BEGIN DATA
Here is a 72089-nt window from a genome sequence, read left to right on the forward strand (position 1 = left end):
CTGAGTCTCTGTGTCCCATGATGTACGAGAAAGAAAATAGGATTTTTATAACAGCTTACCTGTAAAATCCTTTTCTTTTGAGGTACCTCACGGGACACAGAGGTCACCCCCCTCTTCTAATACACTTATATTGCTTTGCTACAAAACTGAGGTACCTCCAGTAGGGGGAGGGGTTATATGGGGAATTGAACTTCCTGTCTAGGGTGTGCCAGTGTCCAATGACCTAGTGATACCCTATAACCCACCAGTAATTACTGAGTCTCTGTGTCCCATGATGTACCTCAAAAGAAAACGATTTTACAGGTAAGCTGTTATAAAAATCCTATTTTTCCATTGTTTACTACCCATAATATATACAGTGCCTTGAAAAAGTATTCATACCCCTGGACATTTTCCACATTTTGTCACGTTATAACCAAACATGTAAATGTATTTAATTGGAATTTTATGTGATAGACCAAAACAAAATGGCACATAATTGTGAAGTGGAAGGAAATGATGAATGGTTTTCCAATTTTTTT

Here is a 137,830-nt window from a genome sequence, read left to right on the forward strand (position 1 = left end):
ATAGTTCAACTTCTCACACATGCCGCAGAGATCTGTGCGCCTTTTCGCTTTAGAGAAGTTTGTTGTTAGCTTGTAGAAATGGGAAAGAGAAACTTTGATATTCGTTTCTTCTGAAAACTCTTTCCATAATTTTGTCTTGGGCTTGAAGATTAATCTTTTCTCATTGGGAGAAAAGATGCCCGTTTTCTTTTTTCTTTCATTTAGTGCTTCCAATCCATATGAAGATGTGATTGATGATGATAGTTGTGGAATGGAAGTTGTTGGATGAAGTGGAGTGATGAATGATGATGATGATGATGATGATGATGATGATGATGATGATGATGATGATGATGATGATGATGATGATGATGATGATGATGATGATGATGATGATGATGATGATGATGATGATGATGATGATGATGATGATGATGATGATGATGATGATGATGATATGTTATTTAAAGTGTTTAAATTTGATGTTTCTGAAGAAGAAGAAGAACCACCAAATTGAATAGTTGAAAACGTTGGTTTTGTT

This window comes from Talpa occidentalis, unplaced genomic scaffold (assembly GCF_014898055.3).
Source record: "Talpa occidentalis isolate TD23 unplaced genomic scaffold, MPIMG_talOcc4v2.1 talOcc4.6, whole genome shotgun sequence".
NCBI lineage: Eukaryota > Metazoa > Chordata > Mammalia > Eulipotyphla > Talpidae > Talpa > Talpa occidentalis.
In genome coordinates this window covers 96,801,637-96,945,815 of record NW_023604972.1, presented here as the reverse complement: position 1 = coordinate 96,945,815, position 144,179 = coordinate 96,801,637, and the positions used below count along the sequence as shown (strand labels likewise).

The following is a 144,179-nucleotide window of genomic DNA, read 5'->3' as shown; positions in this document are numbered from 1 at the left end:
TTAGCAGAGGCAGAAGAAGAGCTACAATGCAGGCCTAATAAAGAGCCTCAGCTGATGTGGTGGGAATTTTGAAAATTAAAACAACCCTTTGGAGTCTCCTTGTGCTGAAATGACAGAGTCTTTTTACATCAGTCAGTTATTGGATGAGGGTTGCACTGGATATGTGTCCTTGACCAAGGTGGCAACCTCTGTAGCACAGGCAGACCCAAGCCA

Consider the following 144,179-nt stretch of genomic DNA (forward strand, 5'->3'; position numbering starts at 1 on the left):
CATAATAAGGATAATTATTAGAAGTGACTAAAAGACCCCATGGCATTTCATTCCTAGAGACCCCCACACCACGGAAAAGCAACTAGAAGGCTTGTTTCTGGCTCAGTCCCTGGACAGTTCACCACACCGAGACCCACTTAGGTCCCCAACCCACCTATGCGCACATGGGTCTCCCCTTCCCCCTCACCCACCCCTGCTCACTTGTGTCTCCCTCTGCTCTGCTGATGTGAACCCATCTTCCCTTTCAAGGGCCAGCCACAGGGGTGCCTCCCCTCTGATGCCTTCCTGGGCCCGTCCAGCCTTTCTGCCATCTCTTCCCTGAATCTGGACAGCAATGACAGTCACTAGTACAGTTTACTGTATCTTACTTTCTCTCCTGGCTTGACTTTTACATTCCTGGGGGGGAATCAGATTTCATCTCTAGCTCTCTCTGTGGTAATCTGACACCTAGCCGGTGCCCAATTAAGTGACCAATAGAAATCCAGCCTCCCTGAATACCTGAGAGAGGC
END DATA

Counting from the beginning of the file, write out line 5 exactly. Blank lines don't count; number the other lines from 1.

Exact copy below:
This window comes from Talpa occidentalis, unplaced genomic scaffold (assembly GCF_014898055.3).